Background: In autologous saphenous vein grafts, prostacyclin (PGI(1)), a vasoprotective molecule produced by normal endothelial cells, is down-regulated compared with ungrafted saphenous veins and normal carotid arteries. Reduced PGI(2) synthesis may contribute to local platelet deposition, vascular smooth muscle cell (VSMC) accumulation, atherosclerosis, and ultimately failure of venous bypass grafts. We have examined whether gene transfer-mediated overexpression of COX-1 in grafted veins (1) increases PGI(2) and cyclic AMP (cAMP) production, (2) leads to vasodilation and improved local blood flow in the presence of hypercholesterolemia, and (3) reduces neointima formation.
Materials and methods: Jugular veins from New Zealand-White rabbits were incubated for 30 min ex vivo with 1 x 10(10) PFU/mL of an adenoviral vector encoding COX-1 (AdCOX-1; n = 10) or empty control (n = 10) and grafted to the carotid arteries. The rabbits were placed on a high-cholesterol diet for 4 w, and blood flow and histomorphometry of the grafts were assessed.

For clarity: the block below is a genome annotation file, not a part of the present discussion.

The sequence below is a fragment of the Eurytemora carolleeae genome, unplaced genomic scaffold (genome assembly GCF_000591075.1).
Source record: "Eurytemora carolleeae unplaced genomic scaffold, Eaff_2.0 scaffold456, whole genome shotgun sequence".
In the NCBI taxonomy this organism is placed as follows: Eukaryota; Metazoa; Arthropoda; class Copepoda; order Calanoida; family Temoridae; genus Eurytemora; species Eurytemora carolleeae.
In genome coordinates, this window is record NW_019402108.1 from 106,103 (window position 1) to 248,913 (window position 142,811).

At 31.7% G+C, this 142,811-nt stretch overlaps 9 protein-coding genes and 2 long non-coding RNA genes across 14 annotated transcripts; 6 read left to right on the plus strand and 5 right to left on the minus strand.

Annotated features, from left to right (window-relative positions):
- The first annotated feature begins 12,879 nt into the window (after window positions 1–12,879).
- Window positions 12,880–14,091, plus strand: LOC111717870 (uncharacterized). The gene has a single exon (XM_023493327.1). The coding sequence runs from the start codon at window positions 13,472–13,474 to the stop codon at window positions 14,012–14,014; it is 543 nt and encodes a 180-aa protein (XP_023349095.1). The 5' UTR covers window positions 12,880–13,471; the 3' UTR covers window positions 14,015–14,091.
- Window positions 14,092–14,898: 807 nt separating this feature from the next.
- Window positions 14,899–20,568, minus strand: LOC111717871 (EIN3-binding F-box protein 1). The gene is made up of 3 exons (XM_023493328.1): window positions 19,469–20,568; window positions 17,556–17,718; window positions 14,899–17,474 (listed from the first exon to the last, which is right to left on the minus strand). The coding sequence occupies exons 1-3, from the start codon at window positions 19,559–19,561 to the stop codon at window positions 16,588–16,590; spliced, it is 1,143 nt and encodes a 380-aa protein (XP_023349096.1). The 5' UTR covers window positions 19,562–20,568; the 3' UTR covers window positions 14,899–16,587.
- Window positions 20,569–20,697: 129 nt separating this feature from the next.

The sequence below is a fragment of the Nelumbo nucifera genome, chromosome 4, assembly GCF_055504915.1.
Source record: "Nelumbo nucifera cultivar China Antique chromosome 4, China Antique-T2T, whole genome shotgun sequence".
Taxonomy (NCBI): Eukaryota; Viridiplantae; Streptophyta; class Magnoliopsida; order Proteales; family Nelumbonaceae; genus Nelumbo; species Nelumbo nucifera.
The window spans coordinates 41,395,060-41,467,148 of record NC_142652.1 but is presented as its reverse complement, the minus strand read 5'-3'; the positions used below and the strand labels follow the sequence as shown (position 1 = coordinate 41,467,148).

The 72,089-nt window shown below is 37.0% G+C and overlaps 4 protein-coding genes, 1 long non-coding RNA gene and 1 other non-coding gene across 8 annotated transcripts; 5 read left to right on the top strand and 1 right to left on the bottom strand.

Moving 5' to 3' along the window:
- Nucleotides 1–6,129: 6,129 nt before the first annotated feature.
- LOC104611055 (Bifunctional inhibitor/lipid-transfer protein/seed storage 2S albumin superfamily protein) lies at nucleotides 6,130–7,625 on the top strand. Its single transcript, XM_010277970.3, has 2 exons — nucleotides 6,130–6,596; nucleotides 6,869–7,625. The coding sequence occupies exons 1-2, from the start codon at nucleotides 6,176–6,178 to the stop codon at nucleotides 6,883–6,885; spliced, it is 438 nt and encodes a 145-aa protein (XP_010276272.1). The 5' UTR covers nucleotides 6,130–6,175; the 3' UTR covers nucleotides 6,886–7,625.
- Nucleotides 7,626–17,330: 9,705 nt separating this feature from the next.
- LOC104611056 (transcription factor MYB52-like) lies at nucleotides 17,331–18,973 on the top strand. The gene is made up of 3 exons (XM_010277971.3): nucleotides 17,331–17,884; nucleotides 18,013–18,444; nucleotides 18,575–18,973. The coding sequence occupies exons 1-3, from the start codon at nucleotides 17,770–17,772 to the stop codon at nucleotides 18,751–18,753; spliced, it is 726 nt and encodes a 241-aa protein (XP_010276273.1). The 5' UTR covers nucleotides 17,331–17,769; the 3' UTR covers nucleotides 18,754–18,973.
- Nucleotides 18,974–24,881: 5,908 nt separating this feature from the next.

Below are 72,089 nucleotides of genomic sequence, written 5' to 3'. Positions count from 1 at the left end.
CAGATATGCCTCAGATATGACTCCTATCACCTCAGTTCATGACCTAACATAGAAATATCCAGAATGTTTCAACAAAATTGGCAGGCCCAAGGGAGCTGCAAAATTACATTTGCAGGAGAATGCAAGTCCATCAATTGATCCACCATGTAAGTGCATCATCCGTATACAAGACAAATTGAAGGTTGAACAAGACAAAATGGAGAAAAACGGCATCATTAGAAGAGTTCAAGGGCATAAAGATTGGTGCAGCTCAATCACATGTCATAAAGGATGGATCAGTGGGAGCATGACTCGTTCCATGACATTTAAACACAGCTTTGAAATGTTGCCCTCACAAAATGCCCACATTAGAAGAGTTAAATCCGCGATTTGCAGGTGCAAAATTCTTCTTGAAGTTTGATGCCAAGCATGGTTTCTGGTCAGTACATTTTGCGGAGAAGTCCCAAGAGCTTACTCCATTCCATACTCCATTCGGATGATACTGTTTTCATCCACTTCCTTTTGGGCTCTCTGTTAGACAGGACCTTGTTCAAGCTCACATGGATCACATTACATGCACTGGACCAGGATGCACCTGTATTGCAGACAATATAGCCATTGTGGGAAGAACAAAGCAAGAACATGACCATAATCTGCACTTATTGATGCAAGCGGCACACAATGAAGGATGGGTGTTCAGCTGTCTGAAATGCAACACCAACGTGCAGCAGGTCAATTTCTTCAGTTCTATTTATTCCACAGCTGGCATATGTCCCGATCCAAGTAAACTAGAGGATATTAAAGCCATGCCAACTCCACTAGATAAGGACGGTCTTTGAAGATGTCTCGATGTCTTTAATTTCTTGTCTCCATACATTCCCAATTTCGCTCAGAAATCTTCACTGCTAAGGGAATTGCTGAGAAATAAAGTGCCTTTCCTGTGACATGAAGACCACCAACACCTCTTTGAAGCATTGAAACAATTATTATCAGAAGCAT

Results: In the AdCOX-1 group, blood flow was significantly increased (16.0 +/- 3.3 versus 12.5 +/- 3.3 mL/min; P < 0.05) compared with controls, and luminal area (8.9 +/- 1.4 versus 5.3 +/- 1.2 mm(2); P < 0.01) and outer circumference were larger. In six identically treated rabbits, graft PGI(2) and cAMP synthesis was increased at 72 h in AdCOX-1 compared with controls.
Conclusion: Our data suggest a 30-min ex vivo exposure of vein grafts to AdCOX-1 increased local synthesis of PGI(2) and cAMP after graft surgery and resulted in better graft lumen and blood flow at 4 w.
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